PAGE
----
I just put these kind of things back where they belong. Why use a transitional object (and trust me, I am still a chair dumper but trying to change my ways) if the clothes can be worn again instead of just putting them back in their homes? 🤔
Airing it out is a thing. It can make the difference between clothes that are musty and ones that are totally fine to wear again. The key is to have a system that means you either rewear or put things away in a timely manner.
Whether you need to air out, depends on local climate, HVAC system and settings, and such.
I agree. I air out and then hang in the “to rewear” spot in the closet.
I have half a drawer specifically dedicated to my jeans and pajamas that are going to be worn again. In my closet I keep all the empty hangers lined up in front and on the other side of those (away from the actually clean clothes) are the shirts or cardigans I might wear again. When it’s time to do laundry, anything still hanging in that section gets thrown in the wash along with the pajamas and jeans.
I do this, with a slight variation. On laundry day, everything in these hooks goes into the laundry. Nothing stays there long and it helps me to rewear something right away.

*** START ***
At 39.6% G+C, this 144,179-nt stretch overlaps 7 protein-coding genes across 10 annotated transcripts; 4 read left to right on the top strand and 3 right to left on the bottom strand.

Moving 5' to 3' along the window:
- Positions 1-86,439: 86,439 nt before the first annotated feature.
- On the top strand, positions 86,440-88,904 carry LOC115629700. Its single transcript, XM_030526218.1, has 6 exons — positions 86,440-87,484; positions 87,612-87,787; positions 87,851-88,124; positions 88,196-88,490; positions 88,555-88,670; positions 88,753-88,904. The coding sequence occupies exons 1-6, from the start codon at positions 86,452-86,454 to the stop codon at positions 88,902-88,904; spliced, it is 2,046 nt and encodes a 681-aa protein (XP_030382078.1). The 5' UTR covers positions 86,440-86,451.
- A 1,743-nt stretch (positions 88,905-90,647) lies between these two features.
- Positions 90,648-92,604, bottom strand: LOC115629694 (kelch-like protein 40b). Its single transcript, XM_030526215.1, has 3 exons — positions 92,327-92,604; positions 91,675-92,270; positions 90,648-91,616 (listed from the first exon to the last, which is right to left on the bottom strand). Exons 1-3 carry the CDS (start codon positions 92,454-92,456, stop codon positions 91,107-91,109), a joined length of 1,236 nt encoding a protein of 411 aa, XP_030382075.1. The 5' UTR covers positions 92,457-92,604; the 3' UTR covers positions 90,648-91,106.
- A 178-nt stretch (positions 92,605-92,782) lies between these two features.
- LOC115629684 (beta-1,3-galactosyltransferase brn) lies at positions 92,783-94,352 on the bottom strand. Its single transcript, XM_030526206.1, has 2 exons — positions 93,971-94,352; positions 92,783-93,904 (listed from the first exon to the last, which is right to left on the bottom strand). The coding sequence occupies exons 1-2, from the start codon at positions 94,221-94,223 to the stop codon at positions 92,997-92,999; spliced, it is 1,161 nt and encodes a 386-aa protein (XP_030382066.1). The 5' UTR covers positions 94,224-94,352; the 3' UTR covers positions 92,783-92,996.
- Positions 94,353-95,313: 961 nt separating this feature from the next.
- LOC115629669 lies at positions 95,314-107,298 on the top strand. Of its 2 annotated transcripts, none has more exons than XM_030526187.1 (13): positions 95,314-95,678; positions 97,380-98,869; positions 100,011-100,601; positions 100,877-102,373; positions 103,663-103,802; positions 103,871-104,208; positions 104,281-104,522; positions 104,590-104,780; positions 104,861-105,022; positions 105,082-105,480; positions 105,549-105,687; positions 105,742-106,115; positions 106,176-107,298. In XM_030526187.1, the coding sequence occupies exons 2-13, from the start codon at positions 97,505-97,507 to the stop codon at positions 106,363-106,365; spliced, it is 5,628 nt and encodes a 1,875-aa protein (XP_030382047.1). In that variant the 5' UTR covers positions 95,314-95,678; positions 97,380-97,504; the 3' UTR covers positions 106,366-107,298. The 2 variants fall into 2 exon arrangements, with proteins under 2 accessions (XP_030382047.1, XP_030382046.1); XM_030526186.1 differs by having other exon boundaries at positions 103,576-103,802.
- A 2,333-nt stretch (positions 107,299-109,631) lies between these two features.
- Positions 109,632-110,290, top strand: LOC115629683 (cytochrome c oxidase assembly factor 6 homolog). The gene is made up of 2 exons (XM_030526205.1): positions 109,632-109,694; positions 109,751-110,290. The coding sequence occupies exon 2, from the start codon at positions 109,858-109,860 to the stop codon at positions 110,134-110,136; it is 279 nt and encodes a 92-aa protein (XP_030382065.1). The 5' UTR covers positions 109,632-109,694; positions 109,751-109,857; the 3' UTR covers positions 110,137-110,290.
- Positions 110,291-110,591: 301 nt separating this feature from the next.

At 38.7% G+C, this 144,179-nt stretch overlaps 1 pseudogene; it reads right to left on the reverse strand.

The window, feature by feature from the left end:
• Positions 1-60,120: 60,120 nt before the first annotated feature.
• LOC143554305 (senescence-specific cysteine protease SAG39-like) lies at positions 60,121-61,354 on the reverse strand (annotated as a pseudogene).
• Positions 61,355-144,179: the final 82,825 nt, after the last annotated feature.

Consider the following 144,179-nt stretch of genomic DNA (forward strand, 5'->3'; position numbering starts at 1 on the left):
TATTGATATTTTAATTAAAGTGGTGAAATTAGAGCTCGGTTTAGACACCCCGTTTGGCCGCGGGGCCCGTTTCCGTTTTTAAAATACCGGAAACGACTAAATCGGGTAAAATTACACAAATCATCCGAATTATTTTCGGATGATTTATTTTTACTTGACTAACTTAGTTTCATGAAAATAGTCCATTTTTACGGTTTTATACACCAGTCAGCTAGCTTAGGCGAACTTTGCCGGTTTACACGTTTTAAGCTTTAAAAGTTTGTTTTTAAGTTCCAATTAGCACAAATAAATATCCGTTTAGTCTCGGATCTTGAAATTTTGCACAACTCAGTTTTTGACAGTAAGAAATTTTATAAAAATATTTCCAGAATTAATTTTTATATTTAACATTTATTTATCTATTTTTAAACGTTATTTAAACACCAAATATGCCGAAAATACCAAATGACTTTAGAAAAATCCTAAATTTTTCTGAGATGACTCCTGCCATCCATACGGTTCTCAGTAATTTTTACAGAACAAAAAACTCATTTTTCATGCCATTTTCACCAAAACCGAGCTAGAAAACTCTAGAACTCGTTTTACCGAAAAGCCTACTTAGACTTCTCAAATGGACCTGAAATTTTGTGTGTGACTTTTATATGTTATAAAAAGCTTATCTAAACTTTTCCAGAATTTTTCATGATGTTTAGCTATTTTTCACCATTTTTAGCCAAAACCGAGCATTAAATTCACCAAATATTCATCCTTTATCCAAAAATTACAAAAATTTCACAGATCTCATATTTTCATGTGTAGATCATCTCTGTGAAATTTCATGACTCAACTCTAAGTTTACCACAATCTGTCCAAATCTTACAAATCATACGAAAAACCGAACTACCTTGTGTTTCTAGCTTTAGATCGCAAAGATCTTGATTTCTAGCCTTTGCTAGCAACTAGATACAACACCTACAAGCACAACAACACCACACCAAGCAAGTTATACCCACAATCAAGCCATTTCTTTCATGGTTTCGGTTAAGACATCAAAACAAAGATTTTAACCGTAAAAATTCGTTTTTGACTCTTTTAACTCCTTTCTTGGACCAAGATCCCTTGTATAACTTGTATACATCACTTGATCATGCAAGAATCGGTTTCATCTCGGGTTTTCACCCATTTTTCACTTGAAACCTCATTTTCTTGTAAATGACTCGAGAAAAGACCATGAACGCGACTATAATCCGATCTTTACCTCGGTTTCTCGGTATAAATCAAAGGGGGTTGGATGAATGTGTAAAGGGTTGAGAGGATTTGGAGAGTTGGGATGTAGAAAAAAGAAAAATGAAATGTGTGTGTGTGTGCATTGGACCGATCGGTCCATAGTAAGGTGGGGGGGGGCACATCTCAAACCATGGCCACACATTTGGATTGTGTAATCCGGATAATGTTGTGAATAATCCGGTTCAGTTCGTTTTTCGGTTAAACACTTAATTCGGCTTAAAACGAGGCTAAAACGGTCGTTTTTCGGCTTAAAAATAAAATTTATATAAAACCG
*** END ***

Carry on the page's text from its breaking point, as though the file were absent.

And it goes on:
I have had a similar rack in my bathroom for many years. When my bathroom was redone this year it was the first thing back up. Mine actually has hooks I put hangers on and I always have an outfit on it picked out for errands and such. I call it my grab and go outfit. I usually have some accessories out for it also. It’s just easier than thinking about it when I have to rush. Also my current house outfit, etc. A real help! I also put a couple of hooks above the window and I hang the hangers of things I’ve thrown in the wash. So wash day I take them down and put the clothes away easily. I’m not OCD, I took a test online, lol.
Oh man! I can relate!!! I used to have “the chair”and it drove me crazy. Then one day, a solution hit me and I felt so dumb. I now have a separate section in my closet where I just hang up the clothes that I intend to wear again. The rod is high enough that I have a sectioned laundry bin under it. When I grab clothes from a bin to wash, I check the rod to see if something could be washed sooner rather than later. Works for me.
Dana, Dana, Dana…you never cease to amaze me with your tips! Love it….on a side note, I bought some circular belt hooks that have a swivel hook top. I use these three to hang my costume jewelry, divided into groups.
Since my dresser has a hutch type mirror, I have hooked these on one end and can easily see and retrieve as necessary.
Since this old gals eyes are failing heras well as her once nimble fingers, I bought a board made out of plastic with little holes, about 12×12. It houses my dainty chains because I can hang them through one hole and down the back and out the front over another, depending on their length. No more tangles and all in sight!